EDIT: I missed the
... hand-aligned by TABs... part, and since I never use TAB characters in my files (except in Makefiles where they are significant), I misinterpreted the input. Nevertheless, the answer below might still be useful.
org-table-convert-region can be used to convert textual tabular material into an org table. Ideally, the textual material would have unambiguous field boundaries (e.g. commas or tabs in the case of CSV/TSV files), but the function can deal with somewhat regular ambiguous situations like the one you have: you have spaces separating the fields but you also have a single space between first and last name in the
Names column; a quick look shows that if you can specify a separator of two or more spaces, that should be enough.
Fortunately the function can take a
separator argument and as the doc string (
C-h f org-table-convert-region) shows, you can specify a regular expression for it:
" +" (there are two spaces in there) will match two or more spaces. However, you will have to evaluate the function non-interactively to be able to specify the separator.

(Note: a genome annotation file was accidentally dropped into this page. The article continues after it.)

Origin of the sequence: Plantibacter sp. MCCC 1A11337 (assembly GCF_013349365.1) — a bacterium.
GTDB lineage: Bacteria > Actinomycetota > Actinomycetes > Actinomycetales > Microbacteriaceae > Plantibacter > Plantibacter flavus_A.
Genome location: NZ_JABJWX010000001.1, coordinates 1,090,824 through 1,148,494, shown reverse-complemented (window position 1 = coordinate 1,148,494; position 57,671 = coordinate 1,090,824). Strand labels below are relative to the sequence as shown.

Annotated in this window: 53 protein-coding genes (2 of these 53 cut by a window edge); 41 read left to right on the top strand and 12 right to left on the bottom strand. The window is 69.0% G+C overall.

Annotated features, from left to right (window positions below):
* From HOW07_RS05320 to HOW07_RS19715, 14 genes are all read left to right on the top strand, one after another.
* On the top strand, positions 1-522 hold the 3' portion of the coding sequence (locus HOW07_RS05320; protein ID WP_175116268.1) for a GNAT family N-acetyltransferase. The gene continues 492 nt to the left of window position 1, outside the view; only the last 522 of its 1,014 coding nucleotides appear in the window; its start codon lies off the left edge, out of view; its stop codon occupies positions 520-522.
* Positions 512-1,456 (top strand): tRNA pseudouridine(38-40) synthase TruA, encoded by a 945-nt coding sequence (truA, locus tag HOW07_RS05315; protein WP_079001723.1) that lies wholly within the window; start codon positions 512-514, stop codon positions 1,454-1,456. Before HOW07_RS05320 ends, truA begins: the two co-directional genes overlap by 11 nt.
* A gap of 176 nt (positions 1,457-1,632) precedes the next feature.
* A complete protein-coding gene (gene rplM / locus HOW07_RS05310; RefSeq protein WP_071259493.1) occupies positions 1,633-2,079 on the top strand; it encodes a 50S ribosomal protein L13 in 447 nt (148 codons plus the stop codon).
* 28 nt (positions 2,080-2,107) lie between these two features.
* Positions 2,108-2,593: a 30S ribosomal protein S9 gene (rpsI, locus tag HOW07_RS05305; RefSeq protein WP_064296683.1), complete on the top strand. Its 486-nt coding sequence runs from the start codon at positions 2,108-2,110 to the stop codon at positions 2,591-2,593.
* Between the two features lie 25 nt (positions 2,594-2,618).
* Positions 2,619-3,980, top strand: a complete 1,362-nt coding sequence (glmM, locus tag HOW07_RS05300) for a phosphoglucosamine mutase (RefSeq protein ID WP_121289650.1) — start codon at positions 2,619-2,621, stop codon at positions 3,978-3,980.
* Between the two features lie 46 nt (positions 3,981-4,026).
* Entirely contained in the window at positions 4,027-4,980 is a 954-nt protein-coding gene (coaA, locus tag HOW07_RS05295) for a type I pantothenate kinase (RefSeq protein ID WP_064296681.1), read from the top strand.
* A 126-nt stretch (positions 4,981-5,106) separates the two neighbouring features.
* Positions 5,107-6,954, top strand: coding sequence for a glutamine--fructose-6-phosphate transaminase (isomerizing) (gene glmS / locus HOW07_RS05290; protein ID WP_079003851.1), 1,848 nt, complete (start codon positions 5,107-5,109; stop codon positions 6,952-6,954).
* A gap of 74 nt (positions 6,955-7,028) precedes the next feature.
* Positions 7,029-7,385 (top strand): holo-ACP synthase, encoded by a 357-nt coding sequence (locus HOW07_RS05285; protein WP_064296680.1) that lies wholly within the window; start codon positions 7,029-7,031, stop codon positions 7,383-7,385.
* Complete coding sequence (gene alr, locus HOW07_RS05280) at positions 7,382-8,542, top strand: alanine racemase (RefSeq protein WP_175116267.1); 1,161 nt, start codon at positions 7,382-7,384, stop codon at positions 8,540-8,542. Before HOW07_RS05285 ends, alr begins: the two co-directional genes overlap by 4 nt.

Start by marking the region (
C-SPC on one end and then move
point to the other end) and then say:
M-: (org-table-convert-region (region-beginning) (region-end) " +")
You will also have to add the hline that separates the header line from the body of the table by hand. But that's easily done:
open a line and type
|- followed by
TAB to realign the table.
EDIT: BTW, you could deal with multiple TABs the same way as above. The separator regexp would have to be changed to
"\t+" (i.e. one or more TABs) but that's all.
However, reformatting the original file to provide unambiguous field boundaries (e.g. a single TAB or a single comma) would make it a two-step operation as described by @FranBurstall's answer. Preprocessing the input to make it convenient for future transformations is a technique that's worth keeping in the back of your mind. And it does not have to be done in Emacs: a
sed script can do it easily in your case, converting multiple TABs to a single one:
sed -E 's/\t+/\t/g' (with GNU
sed) should do it.